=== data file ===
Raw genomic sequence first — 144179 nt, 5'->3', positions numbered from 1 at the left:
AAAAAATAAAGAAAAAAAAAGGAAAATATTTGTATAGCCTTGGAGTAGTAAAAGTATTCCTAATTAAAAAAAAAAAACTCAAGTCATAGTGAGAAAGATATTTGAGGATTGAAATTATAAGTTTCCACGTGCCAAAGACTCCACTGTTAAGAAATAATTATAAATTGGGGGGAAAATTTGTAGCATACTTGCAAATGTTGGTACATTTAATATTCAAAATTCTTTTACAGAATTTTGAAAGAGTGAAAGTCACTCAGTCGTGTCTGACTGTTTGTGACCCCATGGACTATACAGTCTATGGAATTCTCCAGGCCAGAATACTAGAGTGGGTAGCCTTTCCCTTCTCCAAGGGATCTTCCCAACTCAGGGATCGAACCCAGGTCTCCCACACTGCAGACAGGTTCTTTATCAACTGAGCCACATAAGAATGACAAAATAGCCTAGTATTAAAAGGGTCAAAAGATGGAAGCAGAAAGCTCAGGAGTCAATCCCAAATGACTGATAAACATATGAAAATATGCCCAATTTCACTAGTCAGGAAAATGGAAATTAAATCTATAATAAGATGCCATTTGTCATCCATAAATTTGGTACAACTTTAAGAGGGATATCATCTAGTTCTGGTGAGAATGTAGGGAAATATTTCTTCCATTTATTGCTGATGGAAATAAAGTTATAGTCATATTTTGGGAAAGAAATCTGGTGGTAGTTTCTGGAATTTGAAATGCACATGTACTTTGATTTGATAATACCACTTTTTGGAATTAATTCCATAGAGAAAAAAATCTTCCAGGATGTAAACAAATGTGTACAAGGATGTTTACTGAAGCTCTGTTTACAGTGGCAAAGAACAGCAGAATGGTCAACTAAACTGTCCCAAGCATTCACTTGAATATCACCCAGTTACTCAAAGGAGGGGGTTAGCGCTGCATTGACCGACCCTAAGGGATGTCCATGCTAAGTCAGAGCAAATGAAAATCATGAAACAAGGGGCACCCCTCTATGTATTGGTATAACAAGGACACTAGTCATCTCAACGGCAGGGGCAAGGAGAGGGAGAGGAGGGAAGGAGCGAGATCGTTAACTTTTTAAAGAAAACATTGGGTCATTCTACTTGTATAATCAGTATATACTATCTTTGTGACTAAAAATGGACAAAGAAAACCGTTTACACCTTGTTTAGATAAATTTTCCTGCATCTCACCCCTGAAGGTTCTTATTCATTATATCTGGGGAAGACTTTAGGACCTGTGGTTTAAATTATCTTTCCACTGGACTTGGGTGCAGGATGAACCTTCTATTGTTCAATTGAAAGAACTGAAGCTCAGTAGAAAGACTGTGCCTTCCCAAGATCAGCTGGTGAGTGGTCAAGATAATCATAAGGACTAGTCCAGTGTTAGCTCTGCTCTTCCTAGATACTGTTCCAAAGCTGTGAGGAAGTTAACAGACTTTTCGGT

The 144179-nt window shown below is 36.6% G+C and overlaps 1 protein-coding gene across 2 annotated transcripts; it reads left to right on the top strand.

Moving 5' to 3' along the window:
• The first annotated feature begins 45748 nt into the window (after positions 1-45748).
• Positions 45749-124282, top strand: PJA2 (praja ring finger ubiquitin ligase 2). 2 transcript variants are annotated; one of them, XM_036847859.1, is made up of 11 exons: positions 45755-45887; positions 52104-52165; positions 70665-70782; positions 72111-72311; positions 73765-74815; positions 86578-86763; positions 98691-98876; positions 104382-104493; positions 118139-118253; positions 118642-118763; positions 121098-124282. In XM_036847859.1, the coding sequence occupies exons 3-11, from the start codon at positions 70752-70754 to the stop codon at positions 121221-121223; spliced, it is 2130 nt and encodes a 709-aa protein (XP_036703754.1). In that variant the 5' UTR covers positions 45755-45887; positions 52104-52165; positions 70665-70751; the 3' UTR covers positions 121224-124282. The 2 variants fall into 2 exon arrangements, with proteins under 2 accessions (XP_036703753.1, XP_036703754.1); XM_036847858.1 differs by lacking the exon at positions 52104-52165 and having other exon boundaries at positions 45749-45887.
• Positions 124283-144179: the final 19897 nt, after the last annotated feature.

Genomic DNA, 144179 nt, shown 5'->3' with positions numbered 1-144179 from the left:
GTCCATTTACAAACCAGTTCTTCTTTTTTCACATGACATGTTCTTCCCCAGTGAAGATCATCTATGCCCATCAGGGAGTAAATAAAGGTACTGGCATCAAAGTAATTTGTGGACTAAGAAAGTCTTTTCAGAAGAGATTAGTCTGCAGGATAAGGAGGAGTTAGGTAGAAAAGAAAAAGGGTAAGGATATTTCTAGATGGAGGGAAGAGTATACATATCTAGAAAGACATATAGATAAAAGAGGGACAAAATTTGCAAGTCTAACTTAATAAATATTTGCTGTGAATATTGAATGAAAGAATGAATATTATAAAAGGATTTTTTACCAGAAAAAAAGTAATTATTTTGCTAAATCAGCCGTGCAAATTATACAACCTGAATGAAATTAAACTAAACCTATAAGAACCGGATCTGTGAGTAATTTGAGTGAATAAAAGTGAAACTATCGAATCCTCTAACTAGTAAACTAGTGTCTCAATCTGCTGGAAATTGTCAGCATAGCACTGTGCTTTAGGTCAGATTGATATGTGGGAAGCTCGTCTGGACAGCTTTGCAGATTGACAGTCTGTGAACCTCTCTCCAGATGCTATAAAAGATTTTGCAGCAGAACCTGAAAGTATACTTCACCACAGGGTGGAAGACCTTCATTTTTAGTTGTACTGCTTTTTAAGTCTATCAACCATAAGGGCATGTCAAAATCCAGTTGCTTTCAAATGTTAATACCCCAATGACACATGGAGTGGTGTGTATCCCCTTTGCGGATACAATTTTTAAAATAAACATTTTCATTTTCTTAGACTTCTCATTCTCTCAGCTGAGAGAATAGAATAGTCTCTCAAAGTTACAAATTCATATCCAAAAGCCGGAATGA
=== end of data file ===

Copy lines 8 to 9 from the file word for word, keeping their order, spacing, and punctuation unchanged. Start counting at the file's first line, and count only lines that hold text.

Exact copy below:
Genomic DNA, 144179 nt, shown 5'->3' with positions numbered 1-144179 from the left:
GTCCATTTACAAACCAGTTCTTCTTTTTTCACATGACATGTTCTTCCCCAGTGAAGATCATCTATGCCCATCAGGGAGTAAATAAAGGTACTGGCATCAAAGTAATTTGTGGACTAAGAAAGTCTTTTCAGAAGAGATTAGTCTGCAGGATAAGGAGGAGTTAGGTAGAAAAGAAAAAGGGTAAGGATATTTCTAGATGGAGGGAAGAGTATACATATCTAGAAAGACATATAGATAAAAGAGGGACAAAATTTGCAAGTCTAACTTAATAAATATTTGCTGTGAATATTGAATGAAAGAATGAATATTATAAAAGGATTTTTTACCAGAAAAAAAGTAATTATTTTGCTAAATCAGCCGTGCAAATTATACAACCTGAATGAAATTAAACTAAACCTATAAGAACCGGATCTGTGAGTAATTTGAGTGAATAAAAGTGAAACTATCGAATCCTCTAACTAGTAAACTAGTGTCTCAATCTGCTGGAAATTGTCAGCATAGCACTGTGCTTTAGGTCAGATTGATATGTGGGAAGCTCGTCTGGACAGCTTTGCAGATTGACAGTCTGTGAACCTCTCTCCAGATGCTATAAAAGATTTTGCAGCAGAACCTGAAAGTATACTTCACCACAGGGTGGAAGACCTTCATTTTTAGTTGTACTGCTTTTTAAGTCTATCAACCATAAGGGCATGTCAAAATCCAGTTGCTTTCAAATGTTAATACCCCAATGACACATGGAGTGGTGTGTATCCCCTTTGCGGATACAATTTTTAAAATAAACATTTTCATTTTCTTAGACTTCTCATTCTCTCAGCTGAGAGAATAGAATAGTCTCTCAAAGTTACAAATTCATATCCAAAAGCCGGAATGA